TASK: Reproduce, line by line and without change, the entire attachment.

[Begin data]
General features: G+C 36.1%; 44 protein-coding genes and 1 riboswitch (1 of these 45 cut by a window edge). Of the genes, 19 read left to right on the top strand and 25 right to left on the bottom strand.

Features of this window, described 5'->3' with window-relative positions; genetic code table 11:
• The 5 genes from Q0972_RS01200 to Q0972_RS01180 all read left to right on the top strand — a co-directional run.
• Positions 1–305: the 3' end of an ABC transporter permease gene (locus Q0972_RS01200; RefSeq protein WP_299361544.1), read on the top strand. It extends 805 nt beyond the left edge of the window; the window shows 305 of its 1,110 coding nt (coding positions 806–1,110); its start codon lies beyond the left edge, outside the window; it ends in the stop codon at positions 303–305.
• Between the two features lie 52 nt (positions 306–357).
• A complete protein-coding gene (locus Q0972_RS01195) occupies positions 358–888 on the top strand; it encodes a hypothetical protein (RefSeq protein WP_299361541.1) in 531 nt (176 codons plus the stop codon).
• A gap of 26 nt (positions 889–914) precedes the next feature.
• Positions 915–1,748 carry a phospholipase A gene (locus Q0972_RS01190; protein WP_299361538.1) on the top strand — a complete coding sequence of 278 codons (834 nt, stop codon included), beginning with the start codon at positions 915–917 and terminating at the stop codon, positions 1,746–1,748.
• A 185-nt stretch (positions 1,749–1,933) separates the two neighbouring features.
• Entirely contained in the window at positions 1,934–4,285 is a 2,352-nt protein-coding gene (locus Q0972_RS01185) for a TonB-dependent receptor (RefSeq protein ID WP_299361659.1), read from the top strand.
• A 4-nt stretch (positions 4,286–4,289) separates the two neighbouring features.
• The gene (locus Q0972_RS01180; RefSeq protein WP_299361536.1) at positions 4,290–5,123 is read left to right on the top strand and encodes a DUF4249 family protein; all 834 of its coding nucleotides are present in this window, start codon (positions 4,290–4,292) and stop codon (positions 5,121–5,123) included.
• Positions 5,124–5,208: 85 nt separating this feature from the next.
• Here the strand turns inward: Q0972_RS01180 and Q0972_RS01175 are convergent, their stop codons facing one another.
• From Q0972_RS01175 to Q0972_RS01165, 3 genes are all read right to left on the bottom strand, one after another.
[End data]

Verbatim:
General features: G+C 36.1%; 44 protein-coding genes and 1 riboswitch (1 of these 45 cut by a window edge). Of the genes, 19 read left to right on the top strand and 25 right to left on the bottom strand.

Features of this window, described 5'->3' with window-relative positions; genetic code table 11:
• The 5 genes from Q0972_RS01200 to Q0972_RS01180 all read left to right on the top strand — a co-directional run.
• Positions 1–305: the 3' end of an ABC transporter permease gene (locus Q0972_RS01200; RefSeq protein WP_299361544.1), read on the top strand. It extends 805 nt beyond the left edge of the window; the window shows 305 of its 1,110 coding nt (coding positions 806–1,110); its start codon lies beyond the left edge, outside the window; it ends in the stop codon at positions 303–305.
• Between the two features lie 52 nt (positions 306–357).
• A complete protein-coding gene (locus Q0972_RS01195) occupies positions 358–888 on the top strand; it encodes a hypothetical protein (RefSeq protein WP_299361541.1) in 531 nt (176 codons plus the stop codon).
• A gap of 26 nt (positions 889–914) precedes the next feature.
• Positions 915–1,748 carry a phospholipase A gene (locus Q0972_RS01190; protein WP_299361538.1) on the top strand — a complete coding sequence of 278 codons (834 nt, stop codon included), beginning with the start codon at positions 915–917 and terminating at the stop codon, positions 1,746–1,748.
• A 185-nt stretch (positions 1,749–1,933) separates the two neighbouring features.
• Entirely contained in the window at positions 1,934–4,285 is a 2,352-nt protein-coding gene (locus Q0972_RS01185) for a TonB-dependent receptor (RefSeq protein ID WP_299361659.1), read from the top strand.
• A 4-nt stretch (positions 4,286–4,289) separates the two neighbouring features.
• The gene (locus Q0972_RS01180; RefSeq protein WP_299361536.1) at positions 4,290–5,123 is read left to right on the top strand and encodes a DUF4249 family protein; all 834 of its coding nucleotides are present in this window, start codon (positions 4,290–4,292) and stop codon (positions 5,121–5,123) included.
• Positions 5,124–5,208: 85 nt separating this feature from the next.
• Here the strand turns inward: Q0972_RS01180 and Q0972_RS01175 are convergent, their stop codons facing one another.
• From Q0972_RS01175 to Q0972_RS01165, 3 genes are all read right to left on the bottom strand, one after another.